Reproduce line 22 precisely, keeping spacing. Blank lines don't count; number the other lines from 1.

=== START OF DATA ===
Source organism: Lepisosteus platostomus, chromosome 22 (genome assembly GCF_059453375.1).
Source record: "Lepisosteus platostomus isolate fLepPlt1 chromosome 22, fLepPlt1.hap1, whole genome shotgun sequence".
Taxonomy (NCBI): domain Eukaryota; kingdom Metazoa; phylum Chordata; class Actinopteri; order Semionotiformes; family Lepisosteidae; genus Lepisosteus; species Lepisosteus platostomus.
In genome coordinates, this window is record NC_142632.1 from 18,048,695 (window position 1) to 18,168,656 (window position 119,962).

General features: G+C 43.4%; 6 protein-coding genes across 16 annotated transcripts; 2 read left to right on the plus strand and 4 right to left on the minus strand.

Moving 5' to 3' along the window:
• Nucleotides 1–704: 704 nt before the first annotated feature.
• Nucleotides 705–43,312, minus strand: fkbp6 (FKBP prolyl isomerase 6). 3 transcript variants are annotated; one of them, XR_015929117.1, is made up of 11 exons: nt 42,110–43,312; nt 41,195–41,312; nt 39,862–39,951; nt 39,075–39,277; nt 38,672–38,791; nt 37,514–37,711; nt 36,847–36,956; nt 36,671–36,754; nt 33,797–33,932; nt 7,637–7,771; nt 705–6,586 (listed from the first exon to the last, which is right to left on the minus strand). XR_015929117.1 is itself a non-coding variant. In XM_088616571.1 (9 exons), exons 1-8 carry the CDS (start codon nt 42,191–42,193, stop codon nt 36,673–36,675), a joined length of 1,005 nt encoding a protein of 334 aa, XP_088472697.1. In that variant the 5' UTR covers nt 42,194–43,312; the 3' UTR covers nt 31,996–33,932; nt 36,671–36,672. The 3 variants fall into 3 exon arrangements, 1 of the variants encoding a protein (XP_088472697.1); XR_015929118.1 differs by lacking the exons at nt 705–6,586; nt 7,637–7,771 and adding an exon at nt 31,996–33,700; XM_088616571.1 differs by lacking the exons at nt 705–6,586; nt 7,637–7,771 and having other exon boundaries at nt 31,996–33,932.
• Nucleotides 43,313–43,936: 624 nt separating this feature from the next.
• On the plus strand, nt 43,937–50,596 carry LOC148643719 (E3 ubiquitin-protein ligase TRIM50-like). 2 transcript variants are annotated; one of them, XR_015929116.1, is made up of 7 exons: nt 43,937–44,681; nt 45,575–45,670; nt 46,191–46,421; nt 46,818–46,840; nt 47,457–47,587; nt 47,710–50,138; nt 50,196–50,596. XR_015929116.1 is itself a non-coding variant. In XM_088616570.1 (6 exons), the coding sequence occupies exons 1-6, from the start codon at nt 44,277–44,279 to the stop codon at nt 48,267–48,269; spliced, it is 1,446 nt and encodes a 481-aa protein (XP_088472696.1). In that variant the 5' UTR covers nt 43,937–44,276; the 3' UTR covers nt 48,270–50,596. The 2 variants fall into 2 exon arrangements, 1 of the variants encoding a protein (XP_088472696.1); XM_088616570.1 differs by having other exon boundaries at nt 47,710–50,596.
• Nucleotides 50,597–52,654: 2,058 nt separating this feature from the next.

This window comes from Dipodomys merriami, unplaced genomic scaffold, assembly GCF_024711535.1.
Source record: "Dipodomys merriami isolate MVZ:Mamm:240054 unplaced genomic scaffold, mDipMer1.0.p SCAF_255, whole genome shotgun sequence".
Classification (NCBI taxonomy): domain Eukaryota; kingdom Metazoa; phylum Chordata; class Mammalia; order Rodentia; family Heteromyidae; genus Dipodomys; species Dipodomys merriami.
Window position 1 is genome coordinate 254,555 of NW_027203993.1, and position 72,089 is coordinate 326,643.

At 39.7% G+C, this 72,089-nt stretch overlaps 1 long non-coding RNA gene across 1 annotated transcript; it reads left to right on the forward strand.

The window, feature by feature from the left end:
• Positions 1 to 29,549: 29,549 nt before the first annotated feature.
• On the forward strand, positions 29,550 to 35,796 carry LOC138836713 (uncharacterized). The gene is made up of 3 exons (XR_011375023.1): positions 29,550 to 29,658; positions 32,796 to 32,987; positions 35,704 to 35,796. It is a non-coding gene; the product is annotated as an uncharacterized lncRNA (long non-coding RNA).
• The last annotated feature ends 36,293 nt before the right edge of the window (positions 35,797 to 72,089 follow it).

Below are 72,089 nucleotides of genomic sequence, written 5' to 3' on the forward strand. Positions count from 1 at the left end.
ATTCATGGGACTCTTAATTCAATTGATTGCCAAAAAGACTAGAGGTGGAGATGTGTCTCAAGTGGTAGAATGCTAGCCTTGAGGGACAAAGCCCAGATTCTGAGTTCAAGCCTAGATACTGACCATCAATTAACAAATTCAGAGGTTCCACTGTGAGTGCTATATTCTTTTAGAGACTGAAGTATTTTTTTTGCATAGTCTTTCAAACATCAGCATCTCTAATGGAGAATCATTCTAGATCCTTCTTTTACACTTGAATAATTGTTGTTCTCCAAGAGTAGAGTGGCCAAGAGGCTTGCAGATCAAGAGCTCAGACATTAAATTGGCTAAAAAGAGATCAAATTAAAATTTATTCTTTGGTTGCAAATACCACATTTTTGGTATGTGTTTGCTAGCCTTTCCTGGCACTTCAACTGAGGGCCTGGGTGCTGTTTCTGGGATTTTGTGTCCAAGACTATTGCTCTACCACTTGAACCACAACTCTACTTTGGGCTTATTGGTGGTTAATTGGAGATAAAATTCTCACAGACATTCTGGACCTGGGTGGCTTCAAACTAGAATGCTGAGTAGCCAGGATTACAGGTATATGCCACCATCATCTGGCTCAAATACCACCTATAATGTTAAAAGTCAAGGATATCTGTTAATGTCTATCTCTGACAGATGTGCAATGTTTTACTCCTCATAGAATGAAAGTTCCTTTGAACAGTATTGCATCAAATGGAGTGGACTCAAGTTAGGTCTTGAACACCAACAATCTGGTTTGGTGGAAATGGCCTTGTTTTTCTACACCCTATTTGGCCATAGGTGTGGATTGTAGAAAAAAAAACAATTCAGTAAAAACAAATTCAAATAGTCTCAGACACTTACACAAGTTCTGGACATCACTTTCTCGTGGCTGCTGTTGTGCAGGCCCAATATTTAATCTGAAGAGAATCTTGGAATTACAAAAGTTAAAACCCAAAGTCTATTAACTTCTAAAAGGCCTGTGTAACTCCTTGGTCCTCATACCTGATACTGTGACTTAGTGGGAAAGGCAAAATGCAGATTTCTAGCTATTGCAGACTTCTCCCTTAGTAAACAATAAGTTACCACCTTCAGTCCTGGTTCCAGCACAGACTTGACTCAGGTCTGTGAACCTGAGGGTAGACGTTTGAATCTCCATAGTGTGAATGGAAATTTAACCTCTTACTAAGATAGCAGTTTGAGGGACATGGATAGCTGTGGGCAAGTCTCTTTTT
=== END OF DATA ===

ATTCATGGGACTCTTAATTCAATTGATTGCCAAAAAGACTAGAGGTGGAGATGTGTCTCAAGTGGTAGAATGCTAGCCTTGAGGGACAAAGCCCAGATTCTGAGTTCAAGCCTAGATACTGACCATCAATTAACAAATTCAGAGGTTCCACTGTGAGTGCTATATTCTTTTAGAGACTGAAGTATTTTTTTTGCATAGTCTTTCAAACATCAGCATCTCTAATGGAGAATCATTCTAGATCCTTCTTTTACACTTGAATAATTGTTGTTCTCCAAGAGTAGAGTGGCCAAGAGGCTTGCAGATCAAGAGCTCAGACATTAAATTGGCTAAAAAGAGATCAAATTAAAATTTATTCTTTGGTTGCAAATACCACATTTTTGGTATGTGTTTGCTAGCCTTTCCTGGCACTTCAACTGAGGGCCTGGGTGCTGTTTCTGGGATTTTGTGTCCAAGACTATTGCTCTACCACTTGAACCACAACTCTACTTTGGGCTTATTGGTGGTTAATTGGAGATAAAATTCTCACAGACATTCTGGACCTGGGTGGCTTCAAACTAGAATGCTGAGTAGCCAGGATTACAGGTATATGCCACCATCATCTGGCTCAAATACCACCTATAATGTTAAAAGTCAAGGATATCTGTTAATGTCTATCTCTGACAGATGTGCAATGTTTTACTCCTCATAGAATGAAAGTTCCTTTGAACAGTATTGCATCAAATGGAGTGGACTCAAGTTAGGTCTTGAACACCAACAATCTGGTTTGGTGGAAATGGCCTTGTTTTTCTACACCCTATTTGGCCATAGGTGTGGATTGTAGAAAAAAAAACAATTCAGTAAAAACAAATTCAAATAGTCTCAGACACTTACACAAGTTCTGGACATCACTTTCTCGTGGCTGCTGTTGTGCAGGCCCAATATTTAATCTGAAGAGAATCTTGGAATTACAAAAGTTAAAACCCAAAGTCTATTAACTTCTAAAAGGCCTGTGTAACTCCTTGGTCCTCATACCTGATACTGTGACTTAGTGGGAAAGGCAAAATGCAGATTTCTAGCTATTGCAGACTTCTCCCTTAGTAAACAATAAGTTACCACCTTCAGTCCTGGTTCCAGCACAGACTTGACTCAGGTCTGTGAACCTGAGGGTAGACGTTTGAATCTCCATAGTGTGAATGGAAATTTAACCTCTTACTAAGATAGCAGTTTGAGGGACATGGATAGCTGTGGGCAAGTCTCTTTTT